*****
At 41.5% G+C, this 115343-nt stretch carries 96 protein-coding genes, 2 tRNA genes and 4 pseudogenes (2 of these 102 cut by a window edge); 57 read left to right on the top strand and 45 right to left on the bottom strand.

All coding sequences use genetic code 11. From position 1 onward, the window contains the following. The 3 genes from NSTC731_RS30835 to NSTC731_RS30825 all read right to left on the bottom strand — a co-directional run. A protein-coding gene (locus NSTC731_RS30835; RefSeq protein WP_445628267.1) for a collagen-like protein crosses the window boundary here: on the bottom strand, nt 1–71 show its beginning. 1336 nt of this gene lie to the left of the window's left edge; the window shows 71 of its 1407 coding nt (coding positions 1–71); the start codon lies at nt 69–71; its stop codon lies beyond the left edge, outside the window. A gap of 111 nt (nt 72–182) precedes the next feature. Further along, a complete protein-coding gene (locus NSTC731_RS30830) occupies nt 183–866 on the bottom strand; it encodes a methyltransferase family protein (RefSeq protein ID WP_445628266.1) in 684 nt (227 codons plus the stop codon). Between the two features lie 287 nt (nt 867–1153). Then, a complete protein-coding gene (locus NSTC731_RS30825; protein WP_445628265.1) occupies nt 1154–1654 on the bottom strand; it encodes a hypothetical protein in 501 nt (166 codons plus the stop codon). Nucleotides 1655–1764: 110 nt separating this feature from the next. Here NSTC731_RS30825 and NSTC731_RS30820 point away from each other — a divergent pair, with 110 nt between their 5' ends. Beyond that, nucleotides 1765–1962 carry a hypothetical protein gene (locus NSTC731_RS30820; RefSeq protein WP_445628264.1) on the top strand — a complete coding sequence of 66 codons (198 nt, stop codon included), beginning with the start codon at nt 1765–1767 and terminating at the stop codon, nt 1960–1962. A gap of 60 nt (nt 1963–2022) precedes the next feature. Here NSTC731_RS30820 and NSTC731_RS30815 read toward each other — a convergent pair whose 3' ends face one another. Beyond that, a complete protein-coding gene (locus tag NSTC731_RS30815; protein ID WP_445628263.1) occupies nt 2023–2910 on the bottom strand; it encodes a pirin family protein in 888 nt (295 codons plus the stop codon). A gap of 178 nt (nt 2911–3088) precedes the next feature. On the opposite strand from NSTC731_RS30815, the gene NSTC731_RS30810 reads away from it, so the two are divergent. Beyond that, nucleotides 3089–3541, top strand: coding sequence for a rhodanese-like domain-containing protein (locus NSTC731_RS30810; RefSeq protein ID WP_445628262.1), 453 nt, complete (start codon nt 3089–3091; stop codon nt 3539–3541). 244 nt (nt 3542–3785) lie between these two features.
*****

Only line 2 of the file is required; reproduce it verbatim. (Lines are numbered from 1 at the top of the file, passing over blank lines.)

All coding sequences use genetic code 11. From position 1 onward, the window contains the following. The 3 genes from NSTC731_RS30835 to NSTC731_RS30825 all read right to left on the bottom strand — a co-directional run. A protein-coding gene (locus NSTC731_RS30835; RefSeq protein WP_445628267.1) for a collagen-like protein crosses the window boundary here: on the bottom strand, nt 1–71 show its beginning. 1336 nt of this gene lie to the left of the window's left edge; the window shows 71 of its 1407 coding nt (coding positions 1–71); the start codon lies at nt 69–71; its stop codon lies beyond the left edge, outside the window. A gap of 111 nt (nt 72–182) precedes the next feature. Further along, a complete protein-coding gene (locus NSTC731_RS30830) occupies nt 183–866 on the bottom strand; it encodes a methyltransferase family protein (RefSeq protein ID WP_445628266.1) in 684 nt (227 codons plus the stop codon). Between the two features lie 287 nt (nt 867–1153). Then, a complete protein-coding gene (locus NSTC731_RS30825; protein WP_445628265.1) occupies nt 1154–1654 on the bottom strand; it encodes a hypothetical protein in 501 nt (166 codons plus the stop codon). Nucleotides 1655–1764: 110 nt separating this feature from the next. Here NSTC731_RS30825 and NSTC731_RS30820 point away from each other — a divergent pair, with 110 nt between their 5' ends. Beyond that, nucleotides 1765–1962 carry a hypothetical protein gene (locus NSTC731_RS30820; RefSeq protein WP_445628264.1) on the top strand — a complete coding sequence of 66 codons (198 nt, stop codon included), beginning with the start codon at nt 1765–1767 and terminating at the stop codon, nt 1960–1962. A gap of 60 nt (nt 1963–2022) precedes the next feature. Here NSTC731_RS30820 and NSTC731_RS30815 read toward each other — a convergent pair whose 3' ends face one another. Beyond that, a complete protein-coding gene (locus tag NSTC731_RS30815; protein ID WP_445628263.1) occupies nt 2023–2910 on the bottom strand; it encodes a pirin family protein in 888 nt (295 codons plus the stop codon). A gap of 178 nt (nt 2911–3088) precedes the next feature. On the opposite strand from NSTC731_RS30815, the gene NSTC731_RS30810 reads away from it, so the two are divergent. Beyond that, nucleotides 3089–3541, top strand: coding sequence for a rhodanese-like domain-containing protein (locus NSTC731_RS30810; RefSeq protein ID WP_445628262.1), 453 nt, complete (start codon nt 3089–3091; stop codon nt 3539–3541). 244 nt (nt 3542–3785) lie between these two features.